Dexmedetomidine-induced neuroprotection: is it translational?

Wang Yunzhen, Han Ruquan, Zuo Zhiyi
2016 Translational Perioperative and Pain Medicine  
Dexmedetomidine is often used in anesthesia and critical care medicine practice to sedate patients. Its neuroprotective effects have been shown in various ischemic and hemorrhagic brain injury models of animals. Randomized clinical trials have indicated that dexmedetomidine can improve outcome of patients under intensive care. Clinical trials are needed to determine whether dexmedetomidine can provide neuroprotection against ischemic and hemorrhagic stroke. Dexmedetomidine has become a commonly
more » ... used drug in anesthesia and critical care medicine practice. The molar mass of dexmedetomidine is 200.28 g/mol with formula of C 13 H 16 N 2 . The generic name of dexmedetomidine is precedex or dexdor. It is a selective agonist of α 2 -adrenergic receptor with anxiolytic, sedative and analgesic effects. It provides sedation without inhibiting respiration. Patient can be cooperative or semi-arousal under the sedation with dexmedetomidine. Its main side-effects include bradycardia and hypotension, which can be treated pharmacologically. In this review, we will discuss the potential neuroprotective effects of dexmedetomidine. Evidences from animal models It has been reported that dexmedetomidine has neuroprotective effects in animals with various insults to the brain. Dexmedetomidine attenuates central sympathetic activity and decreases anesthetic requirements. Hoffman et al. deter-mined the effects of dexmedetomidine on neurological and histopathological outcome after incomplete cerebral ischemia in rats about 25 years ago [1]. The results show that dexmedetomidine given during brain ischemia improved neurological and histopathological outcome after incomplete ischemia in rats anesthetized with fentanyl and nitrous oxide. This effect was reversed by atipamezole, indicating that the effect is mediated by α 2 -adrenergic receptors. Improvement with dexmedetomidine was not mediated by changes in plasma glucose or other physiologic variables during ischemia. It was concluded that dexmedetomidine decreased ischemic brain injury after incomplete cerebral ischemia by decreasing sympathetic activity. In another study with using a model of focal cerebral ischemia caused by occluding the left internal carotid, anterior and middle cerebral arteries for 2 h [2], rabbits received dexmedetomidine or normal saline 10 min after the occlusion. A plasma level of dexmedetomidine was maintained at 4.0 ± 0.15 ng/ ml. The area of ischemic neuronal injury in the cortex was significantly decreased by about 47.6% in the group treated with dexmedetomidine. These results suggest that treatment with dexmedetomidine, at a dose to reduce the requirements of anesthetics by 50%, provides neuroprotection against focal cerebral ischemia. Perinatal asphyxia can lead to death and severe disability. Brain hypoxia-ischemia (HI) injury is the major pathophysiology contributing to death and severe disability after perinatal asphyxia. Ren et al. studied the effects of dexmedetomidine on seven-day old Sprague Dawley rats with left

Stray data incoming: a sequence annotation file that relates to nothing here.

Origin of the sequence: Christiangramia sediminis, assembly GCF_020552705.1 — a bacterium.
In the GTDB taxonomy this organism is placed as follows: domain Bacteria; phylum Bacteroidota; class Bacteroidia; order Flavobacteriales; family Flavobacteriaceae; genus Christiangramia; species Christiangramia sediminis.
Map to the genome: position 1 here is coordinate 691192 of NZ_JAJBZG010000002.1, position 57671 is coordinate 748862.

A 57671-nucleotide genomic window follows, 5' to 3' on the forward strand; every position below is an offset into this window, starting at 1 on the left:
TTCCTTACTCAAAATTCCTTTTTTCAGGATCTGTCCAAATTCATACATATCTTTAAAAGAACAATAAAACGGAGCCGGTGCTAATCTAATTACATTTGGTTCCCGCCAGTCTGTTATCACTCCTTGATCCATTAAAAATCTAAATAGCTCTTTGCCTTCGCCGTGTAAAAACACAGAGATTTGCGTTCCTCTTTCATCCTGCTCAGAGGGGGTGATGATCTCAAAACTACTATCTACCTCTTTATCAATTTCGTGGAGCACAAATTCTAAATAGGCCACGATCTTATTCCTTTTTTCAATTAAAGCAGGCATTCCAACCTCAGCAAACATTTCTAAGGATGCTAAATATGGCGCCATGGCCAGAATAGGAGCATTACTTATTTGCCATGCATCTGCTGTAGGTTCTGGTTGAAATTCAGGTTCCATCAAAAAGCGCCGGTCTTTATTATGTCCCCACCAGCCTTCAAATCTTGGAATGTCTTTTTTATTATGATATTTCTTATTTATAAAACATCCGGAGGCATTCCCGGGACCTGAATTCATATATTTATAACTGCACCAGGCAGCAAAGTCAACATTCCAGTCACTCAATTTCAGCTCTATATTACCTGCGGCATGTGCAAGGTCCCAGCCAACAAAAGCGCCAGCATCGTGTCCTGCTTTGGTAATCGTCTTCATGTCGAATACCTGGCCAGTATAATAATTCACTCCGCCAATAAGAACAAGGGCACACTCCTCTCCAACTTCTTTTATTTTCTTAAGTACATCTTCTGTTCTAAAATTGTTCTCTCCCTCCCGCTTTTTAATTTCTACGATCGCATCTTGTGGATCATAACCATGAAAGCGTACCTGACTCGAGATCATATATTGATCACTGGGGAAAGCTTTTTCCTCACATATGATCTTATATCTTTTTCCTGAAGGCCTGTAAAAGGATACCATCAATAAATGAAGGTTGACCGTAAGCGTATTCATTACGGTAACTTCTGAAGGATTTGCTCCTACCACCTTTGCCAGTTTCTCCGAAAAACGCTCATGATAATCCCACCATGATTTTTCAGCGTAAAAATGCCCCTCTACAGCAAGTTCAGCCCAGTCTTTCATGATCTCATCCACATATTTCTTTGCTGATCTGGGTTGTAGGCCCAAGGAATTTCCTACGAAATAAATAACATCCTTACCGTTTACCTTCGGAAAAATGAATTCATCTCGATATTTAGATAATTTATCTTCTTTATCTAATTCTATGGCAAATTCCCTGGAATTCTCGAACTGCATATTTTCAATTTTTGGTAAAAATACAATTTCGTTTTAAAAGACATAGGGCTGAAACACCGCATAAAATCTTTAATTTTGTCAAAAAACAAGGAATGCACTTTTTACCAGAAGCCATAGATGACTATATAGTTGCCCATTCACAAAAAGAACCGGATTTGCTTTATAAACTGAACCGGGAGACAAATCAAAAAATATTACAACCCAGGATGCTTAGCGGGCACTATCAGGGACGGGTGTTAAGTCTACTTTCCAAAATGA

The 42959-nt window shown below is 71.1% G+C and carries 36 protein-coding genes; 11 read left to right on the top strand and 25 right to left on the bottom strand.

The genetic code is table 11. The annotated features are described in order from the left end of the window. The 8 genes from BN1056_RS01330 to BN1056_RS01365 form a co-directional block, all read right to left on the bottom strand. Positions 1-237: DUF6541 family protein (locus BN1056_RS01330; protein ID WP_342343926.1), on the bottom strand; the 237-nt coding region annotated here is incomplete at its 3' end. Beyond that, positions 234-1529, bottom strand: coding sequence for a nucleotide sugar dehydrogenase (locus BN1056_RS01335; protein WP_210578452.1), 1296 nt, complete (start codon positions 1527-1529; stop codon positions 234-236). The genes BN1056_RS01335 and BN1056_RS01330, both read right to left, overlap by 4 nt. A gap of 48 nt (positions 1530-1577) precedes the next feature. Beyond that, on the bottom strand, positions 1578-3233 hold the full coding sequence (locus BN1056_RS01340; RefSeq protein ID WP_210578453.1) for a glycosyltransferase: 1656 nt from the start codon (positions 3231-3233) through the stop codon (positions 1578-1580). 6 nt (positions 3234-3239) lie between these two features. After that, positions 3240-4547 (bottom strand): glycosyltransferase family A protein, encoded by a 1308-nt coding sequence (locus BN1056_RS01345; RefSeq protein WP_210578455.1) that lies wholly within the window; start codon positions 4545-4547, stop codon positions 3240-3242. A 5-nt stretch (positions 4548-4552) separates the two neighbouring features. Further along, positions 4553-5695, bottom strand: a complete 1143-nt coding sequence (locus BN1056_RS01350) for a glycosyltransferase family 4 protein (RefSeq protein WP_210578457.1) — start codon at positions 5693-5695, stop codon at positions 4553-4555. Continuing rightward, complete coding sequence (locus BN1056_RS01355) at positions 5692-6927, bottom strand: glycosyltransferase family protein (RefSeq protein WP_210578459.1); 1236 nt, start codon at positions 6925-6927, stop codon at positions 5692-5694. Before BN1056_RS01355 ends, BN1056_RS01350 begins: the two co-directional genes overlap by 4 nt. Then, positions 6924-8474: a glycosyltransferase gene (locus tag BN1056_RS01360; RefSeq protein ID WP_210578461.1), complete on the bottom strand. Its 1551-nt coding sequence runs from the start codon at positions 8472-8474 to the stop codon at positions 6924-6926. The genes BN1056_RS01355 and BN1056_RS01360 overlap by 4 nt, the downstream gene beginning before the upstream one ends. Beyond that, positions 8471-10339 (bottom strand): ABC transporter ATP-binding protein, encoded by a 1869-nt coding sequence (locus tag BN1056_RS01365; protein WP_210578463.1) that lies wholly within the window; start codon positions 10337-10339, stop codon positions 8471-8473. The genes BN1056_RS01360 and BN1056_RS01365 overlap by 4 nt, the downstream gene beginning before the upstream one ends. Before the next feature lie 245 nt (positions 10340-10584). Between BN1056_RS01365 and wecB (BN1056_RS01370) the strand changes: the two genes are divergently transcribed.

doi:10.31480/2330-4871/044 fatcat:exuhwgufzfcvhkwiay3ze4mg4q